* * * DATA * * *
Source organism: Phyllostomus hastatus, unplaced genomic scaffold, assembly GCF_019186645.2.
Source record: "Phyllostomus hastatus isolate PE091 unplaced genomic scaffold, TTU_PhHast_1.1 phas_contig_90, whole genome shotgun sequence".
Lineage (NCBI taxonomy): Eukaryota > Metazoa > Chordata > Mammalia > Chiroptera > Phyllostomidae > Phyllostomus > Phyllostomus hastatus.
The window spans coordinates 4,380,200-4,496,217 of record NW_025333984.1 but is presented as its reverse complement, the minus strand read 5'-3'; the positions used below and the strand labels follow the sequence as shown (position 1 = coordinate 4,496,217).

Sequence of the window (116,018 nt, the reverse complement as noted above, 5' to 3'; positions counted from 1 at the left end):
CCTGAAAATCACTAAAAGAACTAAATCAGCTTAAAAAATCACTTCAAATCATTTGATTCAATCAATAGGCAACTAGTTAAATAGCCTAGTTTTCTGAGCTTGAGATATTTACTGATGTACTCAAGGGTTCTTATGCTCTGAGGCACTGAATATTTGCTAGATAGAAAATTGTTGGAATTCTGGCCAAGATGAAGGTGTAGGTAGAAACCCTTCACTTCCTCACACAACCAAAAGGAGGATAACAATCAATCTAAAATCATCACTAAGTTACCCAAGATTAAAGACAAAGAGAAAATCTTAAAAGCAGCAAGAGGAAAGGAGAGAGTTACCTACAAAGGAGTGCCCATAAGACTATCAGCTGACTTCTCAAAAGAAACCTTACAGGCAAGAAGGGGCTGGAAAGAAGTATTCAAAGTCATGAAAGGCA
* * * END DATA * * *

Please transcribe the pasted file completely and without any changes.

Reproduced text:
Source organism: Phyllostomus hastatus, unplaced genomic scaffold, assembly GCF_019186645.2.
Source record: "Phyllostomus hastatus isolate PE091 unplaced genomic scaffold, TTU_PhHast_1.1 phas_contig_90, whole genome shotgun sequence".
Lineage (NCBI taxonomy): Eukaryota > Metazoa > Chordata > Mammalia > Chiroptera > Phyllostomidae > Phyllostomus > Phyllostomus hastatus.
The window spans coordinates 4,380,200-4,496,217 of record NW_025333984.1 but is presented as its reverse complement, the minus strand read 5'-3'; the positions used below and the strand labels follow the sequence as shown (position 1 = coordinate 4,496,217).

Sequence of the window (116,018 nt, the reverse complement as noted above, 5' to 3'; positions counted from 1 at the left end):
CCTGAAAATCACTAAAAGAACTAAATCAGCTTAAAAAATCACTTCAAATCATTTGATTCAATCAATAGGCAACTAGTTAAATAGCCTAGTTTTCTGAGCTTGAGATATTTACTGATGTACTCAAGGGTTCTTATGCTCTGAGGCACTGAATATTTGCTAGATAGAAAATTGTTGGAATTCTGGCCAAGATGAAGGTGTAGGTAGAAACCCTTCACTTCCTCACACAACCAAAAGGAGGATAACAATCAATCTAAAATCATCACTAAGTTACCCAAGATTAAAGACAAAGAGAAAATCTTAAAAGCAGCAAGAGGAAAGGAGAGAGTTACCTACAAAGGAGTGCCCATAAGACTATCAGCTGACTTCTCAAAAGAAACCTTACAGGCAAGAAGGGGCTGGAAAGAAGTATTCAAAGTCATGAAAGGCA